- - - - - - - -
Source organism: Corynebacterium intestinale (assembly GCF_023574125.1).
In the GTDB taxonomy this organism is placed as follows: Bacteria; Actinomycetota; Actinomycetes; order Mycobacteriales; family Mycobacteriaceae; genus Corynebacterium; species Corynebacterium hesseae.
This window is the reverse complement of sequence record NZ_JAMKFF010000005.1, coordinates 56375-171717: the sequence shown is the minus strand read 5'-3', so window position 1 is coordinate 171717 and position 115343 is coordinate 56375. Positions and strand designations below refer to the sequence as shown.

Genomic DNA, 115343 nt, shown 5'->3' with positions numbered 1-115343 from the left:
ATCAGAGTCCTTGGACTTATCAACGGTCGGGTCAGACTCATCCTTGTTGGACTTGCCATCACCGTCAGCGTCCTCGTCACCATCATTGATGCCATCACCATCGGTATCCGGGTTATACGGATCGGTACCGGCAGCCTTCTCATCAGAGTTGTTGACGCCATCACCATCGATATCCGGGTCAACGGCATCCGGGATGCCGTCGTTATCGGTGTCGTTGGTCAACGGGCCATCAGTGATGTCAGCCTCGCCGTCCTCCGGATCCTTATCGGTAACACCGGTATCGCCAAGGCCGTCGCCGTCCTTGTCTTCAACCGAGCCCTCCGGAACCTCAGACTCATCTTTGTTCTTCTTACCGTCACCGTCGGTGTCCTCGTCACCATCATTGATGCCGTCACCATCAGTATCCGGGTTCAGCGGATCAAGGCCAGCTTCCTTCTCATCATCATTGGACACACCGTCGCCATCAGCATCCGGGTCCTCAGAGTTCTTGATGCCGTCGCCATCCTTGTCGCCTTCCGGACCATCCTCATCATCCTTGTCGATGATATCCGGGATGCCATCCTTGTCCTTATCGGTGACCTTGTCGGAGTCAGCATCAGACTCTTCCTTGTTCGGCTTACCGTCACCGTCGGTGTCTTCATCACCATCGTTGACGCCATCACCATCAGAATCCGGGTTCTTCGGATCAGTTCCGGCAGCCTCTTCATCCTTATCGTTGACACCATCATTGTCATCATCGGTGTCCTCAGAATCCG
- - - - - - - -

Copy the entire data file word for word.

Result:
Source organism: Corynebacterium intestinale (assembly GCF_023574125.1).
In the GTDB taxonomy this organism is placed as follows: Bacteria; Actinomycetota; Actinomycetes; order Mycobacteriales; family Mycobacteriaceae; genus Corynebacterium; species Corynebacterium hesseae.
This window is the reverse complement of sequence record NZ_JAMKFF010000005.1, coordinates 56375-171717: the sequence shown is the minus strand read 5'-3', so window position 1 is coordinate 171717 and position 115343 is coordinate 56375. Positions and strand designations below refer to the sequence as shown.

Genomic DNA, 115343 nt, shown 5'->3' with positions numbered 1-115343 from the left:
ATCAGAGTCCTTGGACTTATCAACGGTCGGGTCAGACTCATCCTTGTTGGACTTGCCATCACCGTCAGCGTCCTCGTCACCATCATTGATGCCATCACCATCGGTATCCGGGTTATACGGATCGGTACCGGCAGCCTTCTCATCAGAGTTGTTGACGCCATCACCATCGATATCCGGGTCAACGGCATCCGGGATGCCGTCGTTATCGGTGTCGTTGGTCAACGGGCCATCAGTGATGTCAGCCTCGCCGTCCTCCGGATCCTTATCGGTAACACCGGTATCGCCAAGGCCGTCGCCGTCCTTGTCTTCAACCGAGCCCTCCGGAACCTCAGACTCATCTTTGTTCTTCTTACCGTCACCGTCGGTGTCCTCGTCACCATCATTGATGCCGTCACCATCAGTATCCGGGTTCAGCGGATCAAGGCCAGCTTCCTTCTCATCATCATTGGACACACCGTCGCCATCAGCATCCGGGTCCTCAGAGTTCTTGATGCCGTCGCCATCCTTGTCGCCTTCCGGACCATCCTCATCATCCTTGTCGATGATATCCGGGATGCCATCCTTGTCCTTATCGGTGACCTTGTCGGAGTCAGCATCAGACTCTTCCTTGTTCGGCTTACCGTCACCGTCGGTGTCTTCATCACCATCGTTGACGCCATCACCATCAGAATCCGGGTTCTTCGGATCAGTTCCGGCAGCCTCTTCATCCTTATCGTTGACACCATCATTGTCATCATCGGTGTCCTCAGAATCCG